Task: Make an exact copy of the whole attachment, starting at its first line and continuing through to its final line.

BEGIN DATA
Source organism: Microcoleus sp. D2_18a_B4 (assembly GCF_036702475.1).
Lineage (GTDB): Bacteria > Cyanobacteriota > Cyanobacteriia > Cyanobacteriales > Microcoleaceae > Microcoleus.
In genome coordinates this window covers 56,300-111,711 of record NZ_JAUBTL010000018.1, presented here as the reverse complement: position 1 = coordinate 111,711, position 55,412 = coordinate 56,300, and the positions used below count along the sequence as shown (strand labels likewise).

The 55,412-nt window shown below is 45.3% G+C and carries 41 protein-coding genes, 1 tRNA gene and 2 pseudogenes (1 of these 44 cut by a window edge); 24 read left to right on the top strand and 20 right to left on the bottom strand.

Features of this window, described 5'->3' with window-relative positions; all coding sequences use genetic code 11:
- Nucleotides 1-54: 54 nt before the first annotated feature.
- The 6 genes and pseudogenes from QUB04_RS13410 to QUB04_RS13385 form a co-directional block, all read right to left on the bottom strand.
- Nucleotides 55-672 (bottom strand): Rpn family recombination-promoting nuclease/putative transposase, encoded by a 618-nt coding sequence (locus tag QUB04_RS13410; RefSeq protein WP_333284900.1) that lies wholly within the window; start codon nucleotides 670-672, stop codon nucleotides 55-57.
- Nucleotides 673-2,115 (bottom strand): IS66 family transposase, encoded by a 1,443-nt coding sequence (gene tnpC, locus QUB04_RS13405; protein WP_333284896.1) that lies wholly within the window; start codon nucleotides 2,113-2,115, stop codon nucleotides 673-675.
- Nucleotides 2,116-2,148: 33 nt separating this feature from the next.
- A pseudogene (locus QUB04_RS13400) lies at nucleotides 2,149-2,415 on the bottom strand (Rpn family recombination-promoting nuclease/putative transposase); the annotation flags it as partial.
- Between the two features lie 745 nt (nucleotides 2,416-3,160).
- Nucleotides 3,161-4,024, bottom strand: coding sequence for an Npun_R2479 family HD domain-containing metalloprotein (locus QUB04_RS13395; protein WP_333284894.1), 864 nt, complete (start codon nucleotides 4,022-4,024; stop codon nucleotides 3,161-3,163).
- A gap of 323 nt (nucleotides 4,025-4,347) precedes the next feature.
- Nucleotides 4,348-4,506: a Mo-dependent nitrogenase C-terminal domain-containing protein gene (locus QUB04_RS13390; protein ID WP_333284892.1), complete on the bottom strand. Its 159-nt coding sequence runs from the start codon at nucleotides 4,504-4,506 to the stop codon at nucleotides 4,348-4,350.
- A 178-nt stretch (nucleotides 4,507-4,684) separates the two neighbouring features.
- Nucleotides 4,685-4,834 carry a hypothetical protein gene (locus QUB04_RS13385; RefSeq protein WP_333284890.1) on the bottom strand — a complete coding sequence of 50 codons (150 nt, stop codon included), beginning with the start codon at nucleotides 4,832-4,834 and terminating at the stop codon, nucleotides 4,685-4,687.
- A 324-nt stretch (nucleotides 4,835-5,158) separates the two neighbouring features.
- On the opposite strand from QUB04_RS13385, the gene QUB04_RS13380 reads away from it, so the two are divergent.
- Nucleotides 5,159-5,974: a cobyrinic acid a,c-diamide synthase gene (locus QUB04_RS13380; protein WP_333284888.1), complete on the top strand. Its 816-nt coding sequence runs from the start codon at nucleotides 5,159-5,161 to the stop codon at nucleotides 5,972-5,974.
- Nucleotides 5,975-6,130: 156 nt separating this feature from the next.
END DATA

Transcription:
Source organism: Microcoleus sp. D2_18a_B4 (assembly GCF_036702475.1).
Lineage (GTDB): Bacteria > Cyanobacteriota > Cyanobacteriia > Cyanobacteriales > Microcoleaceae > Microcoleus.
In genome coordinates this window covers 56,300-111,711 of record NZ_JAUBTL010000018.1, presented here as the reverse complement: position 1 = coordinate 111,711, position 55,412 = coordinate 56,300, and the positions used below count along the sequence as shown (strand labels likewise).

The 55,412-nt window shown below is 45.3% G+C and carries 41 protein-coding genes, 1 tRNA gene and 2 pseudogenes (1 of these 44 cut by a window edge); 24 read left to right on the top strand and 20 right to left on the bottom strand.

Features of this window, described 5'->3' with window-relative positions; all coding sequences use genetic code 11:
- Nucleotides 1-54: 54 nt before the first annotated feature.
- The 6 genes and pseudogenes from QUB04_RS13410 to QUB04_RS13385 form a co-directional block, all read right to left on the bottom strand.
- Nucleotides 55-672 (bottom strand): Rpn family recombination-promoting nuclease/putative transposase, encoded by a 618-nt coding sequence (locus tag QUB04_RS13410; RefSeq protein WP_333284900.1) that lies wholly within the window; start codon nucleotides 670-672, stop codon nucleotides 55-57.
- Nucleotides 673-2,115 (bottom strand): IS66 family transposase, encoded by a 1,443-nt coding sequence (gene tnpC, locus QUB04_RS13405; protein WP_333284896.1) that lies wholly within the window; start codon nucleotides 2,113-2,115, stop codon nucleotides 673-675.
- Nucleotides 2,116-2,148: 33 nt separating this feature from the next.
- A pseudogene (locus QUB04_RS13400) lies at nucleotides 2,149-2,415 on the bottom strand (Rpn family recombination-promoting nuclease/putative transposase); the annotation flags it as partial.
- Between the two features lie 745 nt (nucleotides 2,416-3,160).
- Nucleotides 3,161-4,024, bottom strand: coding sequence for an Npun_R2479 family HD domain-containing metalloprotein (locus QUB04_RS13395; protein WP_333284894.1), 864 nt, complete (start codon nucleotides 4,022-4,024; stop codon nucleotides 3,161-3,163).
- A gap of 323 nt (nucleotides 4,025-4,347) precedes the next feature.
- Nucleotides 4,348-4,506: a Mo-dependent nitrogenase C-terminal domain-containing protein gene (locus QUB04_RS13390; protein ID WP_333284892.1), complete on the bottom strand. Its 159-nt coding sequence runs from the start codon at nucleotides 4,504-4,506 to the stop codon at nucleotides 4,348-4,350.
- A 178-nt stretch (nucleotides 4,507-4,684) separates the two neighbouring features.
- Nucleotides 4,685-4,834 carry a hypothetical protein gene (locus QUB04_RS13385; RefSeq protein WP_333284890.1) on the bottom strand — a complete coding sequence of 50 codons (150 nt, stop codon included), beginning with the start codon at nucleotides 4,832-4,834 and terminating at the stop codon, nucleotides 4,685-4,687.
- A 324-nt stretch (nucleotides 4,835-5,158) separates the two neighbouring features.
- On the opposite strand from QUB04_RS13385, the gene QUB04_RS13380 reads away from it, so the two are divergent.
- Nucleotides 5,159-5,974: a cobyrinic acid a,c-diamide synthase gene (locus QUB04_RS13380; protein WP_333284888.1), complete on the top strand. Its 816-nt coding sequence runs from the start codon at nucleotides 5,159-5,161 to the stop codon at nucleotides 5,972-5,974.
- Nucleotides 5,975-6,130: 156 nt separating this feature from the next.